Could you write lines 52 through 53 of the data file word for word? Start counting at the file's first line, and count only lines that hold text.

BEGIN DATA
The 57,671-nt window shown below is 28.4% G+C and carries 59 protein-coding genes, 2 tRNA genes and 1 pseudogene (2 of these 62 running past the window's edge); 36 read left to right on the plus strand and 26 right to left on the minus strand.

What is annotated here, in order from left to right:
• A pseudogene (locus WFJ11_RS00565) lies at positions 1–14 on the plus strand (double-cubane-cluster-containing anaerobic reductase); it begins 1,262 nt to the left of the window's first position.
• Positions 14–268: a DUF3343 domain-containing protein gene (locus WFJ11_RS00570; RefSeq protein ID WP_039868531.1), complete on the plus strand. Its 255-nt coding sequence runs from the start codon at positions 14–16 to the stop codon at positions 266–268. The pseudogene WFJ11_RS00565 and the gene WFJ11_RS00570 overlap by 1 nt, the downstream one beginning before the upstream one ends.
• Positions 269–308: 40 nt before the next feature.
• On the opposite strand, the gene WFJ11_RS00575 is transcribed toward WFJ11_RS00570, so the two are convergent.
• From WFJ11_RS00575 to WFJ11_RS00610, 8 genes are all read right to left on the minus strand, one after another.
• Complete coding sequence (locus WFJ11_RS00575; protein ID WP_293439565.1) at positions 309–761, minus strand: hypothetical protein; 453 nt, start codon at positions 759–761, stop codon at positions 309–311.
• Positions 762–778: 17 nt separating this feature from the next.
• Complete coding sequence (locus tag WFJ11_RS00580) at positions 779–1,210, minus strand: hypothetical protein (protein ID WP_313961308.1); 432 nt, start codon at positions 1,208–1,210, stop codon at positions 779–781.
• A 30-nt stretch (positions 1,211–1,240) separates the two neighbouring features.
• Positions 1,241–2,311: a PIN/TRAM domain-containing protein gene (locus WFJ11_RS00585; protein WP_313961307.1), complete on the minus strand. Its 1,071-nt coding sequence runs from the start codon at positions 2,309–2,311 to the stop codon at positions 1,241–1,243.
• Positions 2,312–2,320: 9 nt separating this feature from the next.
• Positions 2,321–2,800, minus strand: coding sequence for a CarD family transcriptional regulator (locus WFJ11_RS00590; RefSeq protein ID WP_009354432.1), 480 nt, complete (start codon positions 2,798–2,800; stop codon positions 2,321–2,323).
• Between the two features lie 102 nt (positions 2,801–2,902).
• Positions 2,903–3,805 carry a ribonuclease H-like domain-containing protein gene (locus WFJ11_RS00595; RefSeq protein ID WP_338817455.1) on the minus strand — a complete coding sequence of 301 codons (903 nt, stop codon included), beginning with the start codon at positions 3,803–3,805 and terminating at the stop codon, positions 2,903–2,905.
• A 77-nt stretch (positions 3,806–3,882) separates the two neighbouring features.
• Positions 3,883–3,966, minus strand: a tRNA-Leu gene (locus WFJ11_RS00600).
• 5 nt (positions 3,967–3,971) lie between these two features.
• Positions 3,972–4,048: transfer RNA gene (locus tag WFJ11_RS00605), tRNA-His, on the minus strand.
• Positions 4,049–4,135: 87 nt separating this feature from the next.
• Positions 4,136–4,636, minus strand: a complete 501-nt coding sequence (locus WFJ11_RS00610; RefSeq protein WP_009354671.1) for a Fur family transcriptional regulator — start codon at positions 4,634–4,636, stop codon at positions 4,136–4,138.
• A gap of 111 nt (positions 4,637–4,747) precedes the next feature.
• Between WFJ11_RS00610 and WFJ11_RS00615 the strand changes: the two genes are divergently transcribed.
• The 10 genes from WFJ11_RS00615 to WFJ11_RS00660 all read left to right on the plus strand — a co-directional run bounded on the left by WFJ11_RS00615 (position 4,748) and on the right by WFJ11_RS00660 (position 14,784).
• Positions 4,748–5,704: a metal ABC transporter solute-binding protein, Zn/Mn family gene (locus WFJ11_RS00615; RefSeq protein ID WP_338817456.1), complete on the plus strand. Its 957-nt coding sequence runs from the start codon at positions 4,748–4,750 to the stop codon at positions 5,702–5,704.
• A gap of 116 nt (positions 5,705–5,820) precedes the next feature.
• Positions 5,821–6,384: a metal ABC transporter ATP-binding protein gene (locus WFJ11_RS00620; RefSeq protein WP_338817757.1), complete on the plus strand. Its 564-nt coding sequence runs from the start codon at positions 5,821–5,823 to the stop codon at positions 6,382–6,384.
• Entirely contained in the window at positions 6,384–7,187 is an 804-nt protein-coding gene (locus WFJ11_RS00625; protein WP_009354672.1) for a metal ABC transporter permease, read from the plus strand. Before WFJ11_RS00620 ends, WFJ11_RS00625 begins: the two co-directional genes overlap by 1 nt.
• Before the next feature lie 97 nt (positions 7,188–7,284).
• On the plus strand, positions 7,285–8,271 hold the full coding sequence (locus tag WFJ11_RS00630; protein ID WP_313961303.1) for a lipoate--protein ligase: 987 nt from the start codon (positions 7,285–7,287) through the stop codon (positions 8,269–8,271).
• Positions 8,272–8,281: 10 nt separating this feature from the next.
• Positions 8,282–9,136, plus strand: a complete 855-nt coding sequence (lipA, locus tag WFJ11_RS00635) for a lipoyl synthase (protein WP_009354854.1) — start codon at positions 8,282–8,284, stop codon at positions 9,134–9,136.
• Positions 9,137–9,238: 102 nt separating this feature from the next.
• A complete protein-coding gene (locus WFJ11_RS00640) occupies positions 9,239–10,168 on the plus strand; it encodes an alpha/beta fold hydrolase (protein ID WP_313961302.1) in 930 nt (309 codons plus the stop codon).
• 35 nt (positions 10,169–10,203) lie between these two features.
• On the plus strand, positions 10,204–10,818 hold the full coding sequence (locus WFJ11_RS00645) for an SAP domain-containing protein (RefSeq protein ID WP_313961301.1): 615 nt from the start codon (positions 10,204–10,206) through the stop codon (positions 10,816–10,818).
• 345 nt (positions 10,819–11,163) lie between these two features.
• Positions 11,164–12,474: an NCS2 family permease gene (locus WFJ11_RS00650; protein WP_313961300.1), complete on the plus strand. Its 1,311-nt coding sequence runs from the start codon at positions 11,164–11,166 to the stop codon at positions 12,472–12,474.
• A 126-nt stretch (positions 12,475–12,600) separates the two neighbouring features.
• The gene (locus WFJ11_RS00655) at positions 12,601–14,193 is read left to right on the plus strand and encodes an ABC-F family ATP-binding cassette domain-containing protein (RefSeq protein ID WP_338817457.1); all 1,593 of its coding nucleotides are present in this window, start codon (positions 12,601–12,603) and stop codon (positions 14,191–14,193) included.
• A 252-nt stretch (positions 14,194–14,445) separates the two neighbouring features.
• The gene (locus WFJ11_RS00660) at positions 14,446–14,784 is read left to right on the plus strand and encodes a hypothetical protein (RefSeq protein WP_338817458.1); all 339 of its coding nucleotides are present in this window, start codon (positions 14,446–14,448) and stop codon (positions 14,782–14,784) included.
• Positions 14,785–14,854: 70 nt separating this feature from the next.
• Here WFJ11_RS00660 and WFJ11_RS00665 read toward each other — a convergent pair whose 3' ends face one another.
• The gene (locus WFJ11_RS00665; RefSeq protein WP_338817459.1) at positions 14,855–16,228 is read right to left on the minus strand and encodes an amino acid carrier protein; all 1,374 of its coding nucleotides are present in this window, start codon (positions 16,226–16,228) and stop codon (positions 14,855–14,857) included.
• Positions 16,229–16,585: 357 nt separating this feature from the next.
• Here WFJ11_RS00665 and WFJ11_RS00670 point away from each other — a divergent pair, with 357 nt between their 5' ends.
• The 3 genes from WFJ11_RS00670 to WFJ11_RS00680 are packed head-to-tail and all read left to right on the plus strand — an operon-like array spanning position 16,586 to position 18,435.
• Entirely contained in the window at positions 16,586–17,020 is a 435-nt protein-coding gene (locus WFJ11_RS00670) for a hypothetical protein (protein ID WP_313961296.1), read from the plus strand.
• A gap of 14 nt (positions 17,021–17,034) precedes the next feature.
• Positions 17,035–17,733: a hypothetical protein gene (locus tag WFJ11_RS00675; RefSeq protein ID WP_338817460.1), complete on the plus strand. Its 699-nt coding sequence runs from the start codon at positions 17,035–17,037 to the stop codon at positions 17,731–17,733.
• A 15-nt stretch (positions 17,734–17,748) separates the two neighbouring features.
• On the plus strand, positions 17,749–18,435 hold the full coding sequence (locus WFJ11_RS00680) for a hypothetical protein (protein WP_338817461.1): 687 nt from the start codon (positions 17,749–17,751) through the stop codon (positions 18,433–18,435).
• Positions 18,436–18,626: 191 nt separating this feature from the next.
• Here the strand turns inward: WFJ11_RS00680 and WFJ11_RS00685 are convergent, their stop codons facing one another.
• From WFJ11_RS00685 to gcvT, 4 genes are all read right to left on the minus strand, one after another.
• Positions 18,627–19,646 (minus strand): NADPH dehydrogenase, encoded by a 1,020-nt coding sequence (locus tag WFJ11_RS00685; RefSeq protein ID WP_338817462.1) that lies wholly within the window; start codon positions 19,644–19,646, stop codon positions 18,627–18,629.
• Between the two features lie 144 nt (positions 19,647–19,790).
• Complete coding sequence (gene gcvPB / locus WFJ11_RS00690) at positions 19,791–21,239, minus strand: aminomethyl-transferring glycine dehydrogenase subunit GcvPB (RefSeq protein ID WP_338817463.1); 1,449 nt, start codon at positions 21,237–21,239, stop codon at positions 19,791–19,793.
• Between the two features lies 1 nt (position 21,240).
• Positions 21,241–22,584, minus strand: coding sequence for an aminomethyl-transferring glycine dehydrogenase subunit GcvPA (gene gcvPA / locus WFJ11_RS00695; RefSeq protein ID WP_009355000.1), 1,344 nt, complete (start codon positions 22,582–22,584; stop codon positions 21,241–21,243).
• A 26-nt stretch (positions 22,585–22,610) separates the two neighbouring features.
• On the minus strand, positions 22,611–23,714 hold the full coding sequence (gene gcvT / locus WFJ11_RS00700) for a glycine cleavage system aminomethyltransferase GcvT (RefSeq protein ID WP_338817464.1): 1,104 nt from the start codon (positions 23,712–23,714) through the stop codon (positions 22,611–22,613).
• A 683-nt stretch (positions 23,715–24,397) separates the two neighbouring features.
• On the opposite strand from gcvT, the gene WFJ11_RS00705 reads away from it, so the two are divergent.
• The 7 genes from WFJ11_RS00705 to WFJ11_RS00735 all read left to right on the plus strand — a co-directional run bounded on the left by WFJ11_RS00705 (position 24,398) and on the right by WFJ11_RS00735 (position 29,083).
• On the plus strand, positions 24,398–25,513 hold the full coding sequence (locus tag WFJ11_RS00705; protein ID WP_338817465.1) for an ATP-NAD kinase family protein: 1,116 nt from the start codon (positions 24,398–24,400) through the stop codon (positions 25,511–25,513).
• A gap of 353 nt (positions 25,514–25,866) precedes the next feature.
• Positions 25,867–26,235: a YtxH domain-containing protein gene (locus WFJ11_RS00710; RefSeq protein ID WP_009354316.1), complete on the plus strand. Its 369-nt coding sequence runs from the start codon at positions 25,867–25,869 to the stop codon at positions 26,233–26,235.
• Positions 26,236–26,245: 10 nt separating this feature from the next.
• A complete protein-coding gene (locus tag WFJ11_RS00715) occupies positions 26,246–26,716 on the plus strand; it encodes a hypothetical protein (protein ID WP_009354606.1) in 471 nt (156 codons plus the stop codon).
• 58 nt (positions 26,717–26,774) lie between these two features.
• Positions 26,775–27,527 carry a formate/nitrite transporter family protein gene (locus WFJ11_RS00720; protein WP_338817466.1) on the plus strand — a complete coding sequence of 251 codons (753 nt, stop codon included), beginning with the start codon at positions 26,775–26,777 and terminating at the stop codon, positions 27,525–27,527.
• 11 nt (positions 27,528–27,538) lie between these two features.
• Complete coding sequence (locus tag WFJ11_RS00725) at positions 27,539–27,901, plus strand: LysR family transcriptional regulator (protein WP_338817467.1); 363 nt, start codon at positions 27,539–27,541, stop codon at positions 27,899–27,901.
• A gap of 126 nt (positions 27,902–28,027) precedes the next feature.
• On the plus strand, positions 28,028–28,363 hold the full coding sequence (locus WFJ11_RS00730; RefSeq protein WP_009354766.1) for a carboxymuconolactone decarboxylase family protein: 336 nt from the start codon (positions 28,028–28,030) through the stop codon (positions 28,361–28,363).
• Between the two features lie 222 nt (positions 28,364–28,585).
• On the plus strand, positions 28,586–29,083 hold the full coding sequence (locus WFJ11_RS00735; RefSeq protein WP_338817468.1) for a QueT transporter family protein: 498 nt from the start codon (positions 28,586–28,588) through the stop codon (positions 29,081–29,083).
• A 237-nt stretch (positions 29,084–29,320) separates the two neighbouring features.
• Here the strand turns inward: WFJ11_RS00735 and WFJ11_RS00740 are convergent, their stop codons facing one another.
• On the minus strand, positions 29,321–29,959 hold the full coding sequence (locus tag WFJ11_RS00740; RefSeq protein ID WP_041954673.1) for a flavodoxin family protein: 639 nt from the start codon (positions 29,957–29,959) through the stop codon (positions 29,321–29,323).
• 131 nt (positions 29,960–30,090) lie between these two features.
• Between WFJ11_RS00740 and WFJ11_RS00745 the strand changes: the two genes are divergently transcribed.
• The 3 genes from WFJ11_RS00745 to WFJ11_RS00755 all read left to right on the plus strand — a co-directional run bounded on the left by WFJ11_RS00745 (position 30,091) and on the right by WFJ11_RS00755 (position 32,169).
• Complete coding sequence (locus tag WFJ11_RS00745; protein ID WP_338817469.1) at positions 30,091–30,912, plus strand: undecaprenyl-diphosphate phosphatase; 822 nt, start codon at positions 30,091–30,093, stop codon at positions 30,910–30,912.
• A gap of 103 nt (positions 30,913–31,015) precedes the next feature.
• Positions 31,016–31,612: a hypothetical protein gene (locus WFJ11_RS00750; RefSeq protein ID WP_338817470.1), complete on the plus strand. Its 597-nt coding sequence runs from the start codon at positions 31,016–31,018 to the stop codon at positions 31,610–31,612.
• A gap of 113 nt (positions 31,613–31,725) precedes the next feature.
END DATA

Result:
• Positions 17,035–17,733: a hypothetical protein gene (locus tag WFJ11_RS00675; RefSeq protein ID WP_338817460.1), complete on the plus strand. Its 699-nt coding sequence runs from the start codon at positions 17,035–17,037 to the stop codon at positions 17,731–17,733.
• A 15-nt stretch (positions 17,734–17,748) separates the two neighbouring features.